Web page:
'What they haven't got in the way of spontaneity and abandon just isn't
worth having. This old-time ragtime certainly had a kick that neither jazz
nor swing ever completely captured. And what is more, it had bright catchy
melodies beside which the riffs of swing sound pretentiously laboured and
anon review Gramophone April 1945 Bechet N.O.F.W. 'Maple Leaf Rag'
Which goes to prove that pontification was hardly less ignorant back then.
Always a pleasure to read true experts like Howard and Nick, many thanks.
I have both 'Swingtime in Tottenham' and the complete Larkin on jazz so
shall investigate and report back but Larkin can hardly have embraced
minstrelism before the term was invented. I can find no online dictionary
entry for this either so it must be a pretty recent concoction. Not a
terribly good one either as it seems confusingly to have nothing to do with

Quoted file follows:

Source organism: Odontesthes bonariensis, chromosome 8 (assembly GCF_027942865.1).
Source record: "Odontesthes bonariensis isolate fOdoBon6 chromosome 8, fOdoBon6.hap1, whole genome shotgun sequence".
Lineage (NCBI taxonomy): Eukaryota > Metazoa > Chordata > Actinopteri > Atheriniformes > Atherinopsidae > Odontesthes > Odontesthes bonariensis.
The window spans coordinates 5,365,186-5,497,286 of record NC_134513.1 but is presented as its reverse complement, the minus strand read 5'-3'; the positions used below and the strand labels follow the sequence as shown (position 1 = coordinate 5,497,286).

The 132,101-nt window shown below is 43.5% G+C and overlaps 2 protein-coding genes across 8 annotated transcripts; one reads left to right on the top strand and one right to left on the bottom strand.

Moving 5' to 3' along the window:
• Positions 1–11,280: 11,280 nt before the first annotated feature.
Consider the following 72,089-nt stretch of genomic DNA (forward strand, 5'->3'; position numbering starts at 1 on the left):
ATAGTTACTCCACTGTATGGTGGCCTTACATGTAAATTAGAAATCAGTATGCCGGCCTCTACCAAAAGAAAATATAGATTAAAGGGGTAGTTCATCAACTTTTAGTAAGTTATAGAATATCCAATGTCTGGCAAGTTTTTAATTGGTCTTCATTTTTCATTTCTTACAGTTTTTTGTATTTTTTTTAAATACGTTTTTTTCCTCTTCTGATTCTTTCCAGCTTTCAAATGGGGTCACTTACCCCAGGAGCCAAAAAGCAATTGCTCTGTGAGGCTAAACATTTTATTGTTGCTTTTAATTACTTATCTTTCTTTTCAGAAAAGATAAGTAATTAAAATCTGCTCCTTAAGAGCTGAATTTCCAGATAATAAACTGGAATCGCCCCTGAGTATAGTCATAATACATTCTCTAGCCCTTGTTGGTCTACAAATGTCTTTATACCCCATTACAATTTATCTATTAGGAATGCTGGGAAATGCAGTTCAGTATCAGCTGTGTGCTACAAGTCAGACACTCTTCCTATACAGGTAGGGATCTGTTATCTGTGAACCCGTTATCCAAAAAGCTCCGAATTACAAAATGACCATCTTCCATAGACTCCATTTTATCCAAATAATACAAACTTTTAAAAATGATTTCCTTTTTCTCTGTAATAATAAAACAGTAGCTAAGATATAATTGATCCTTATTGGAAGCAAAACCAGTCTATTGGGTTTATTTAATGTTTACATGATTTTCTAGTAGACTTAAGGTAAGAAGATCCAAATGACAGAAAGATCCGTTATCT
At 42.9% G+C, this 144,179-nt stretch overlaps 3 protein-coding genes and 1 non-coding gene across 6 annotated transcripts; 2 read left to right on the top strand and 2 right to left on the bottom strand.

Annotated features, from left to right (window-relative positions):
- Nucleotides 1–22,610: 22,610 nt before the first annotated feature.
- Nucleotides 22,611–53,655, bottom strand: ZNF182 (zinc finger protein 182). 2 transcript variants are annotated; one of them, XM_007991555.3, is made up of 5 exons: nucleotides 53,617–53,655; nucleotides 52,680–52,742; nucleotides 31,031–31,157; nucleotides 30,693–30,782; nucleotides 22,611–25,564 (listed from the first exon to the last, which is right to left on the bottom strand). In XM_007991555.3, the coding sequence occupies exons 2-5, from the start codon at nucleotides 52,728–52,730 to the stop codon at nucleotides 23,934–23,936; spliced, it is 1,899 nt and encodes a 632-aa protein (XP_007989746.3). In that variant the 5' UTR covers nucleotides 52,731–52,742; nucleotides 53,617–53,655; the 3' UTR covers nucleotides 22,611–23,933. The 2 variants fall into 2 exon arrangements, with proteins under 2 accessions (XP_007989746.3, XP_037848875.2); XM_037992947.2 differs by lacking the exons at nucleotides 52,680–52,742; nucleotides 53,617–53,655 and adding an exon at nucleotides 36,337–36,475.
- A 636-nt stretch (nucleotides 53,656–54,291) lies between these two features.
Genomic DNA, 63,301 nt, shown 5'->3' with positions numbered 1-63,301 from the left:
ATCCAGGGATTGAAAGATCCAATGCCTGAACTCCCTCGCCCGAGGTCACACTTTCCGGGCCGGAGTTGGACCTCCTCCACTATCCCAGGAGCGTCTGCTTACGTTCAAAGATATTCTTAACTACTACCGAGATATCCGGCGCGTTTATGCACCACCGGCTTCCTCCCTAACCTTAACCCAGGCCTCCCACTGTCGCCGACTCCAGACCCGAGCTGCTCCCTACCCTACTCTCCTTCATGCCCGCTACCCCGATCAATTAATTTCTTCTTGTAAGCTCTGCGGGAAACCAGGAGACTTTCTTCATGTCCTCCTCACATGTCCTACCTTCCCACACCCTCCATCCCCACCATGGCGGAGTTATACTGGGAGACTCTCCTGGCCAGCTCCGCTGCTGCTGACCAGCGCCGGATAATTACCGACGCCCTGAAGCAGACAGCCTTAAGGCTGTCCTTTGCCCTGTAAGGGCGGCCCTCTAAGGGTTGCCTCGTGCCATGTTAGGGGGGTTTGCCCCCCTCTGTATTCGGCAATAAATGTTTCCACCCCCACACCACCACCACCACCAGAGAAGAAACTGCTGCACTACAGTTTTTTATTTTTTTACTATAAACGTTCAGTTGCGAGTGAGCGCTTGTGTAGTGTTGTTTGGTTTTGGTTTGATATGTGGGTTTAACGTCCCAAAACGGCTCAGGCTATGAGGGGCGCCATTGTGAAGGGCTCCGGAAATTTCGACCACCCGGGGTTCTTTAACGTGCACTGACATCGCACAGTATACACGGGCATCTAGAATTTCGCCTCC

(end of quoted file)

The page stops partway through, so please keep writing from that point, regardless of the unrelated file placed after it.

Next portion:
minstrelsy. I am also confused as to whether it means the Uncle Tom attitude
of blacks or the exploitative and patronising attitude of whites to music
Freddy Gardner. Got some on now. '10.a.m Blues' 1939. Super Norman Payne,
showing the various influences nicely synthesised. Gardner himself splendid,
indeed not showing any obvious models on alto, clarinet nor tenor. Quite an
achievement in pre-war Britain.
Er -- what visible embodiment is being republished ?
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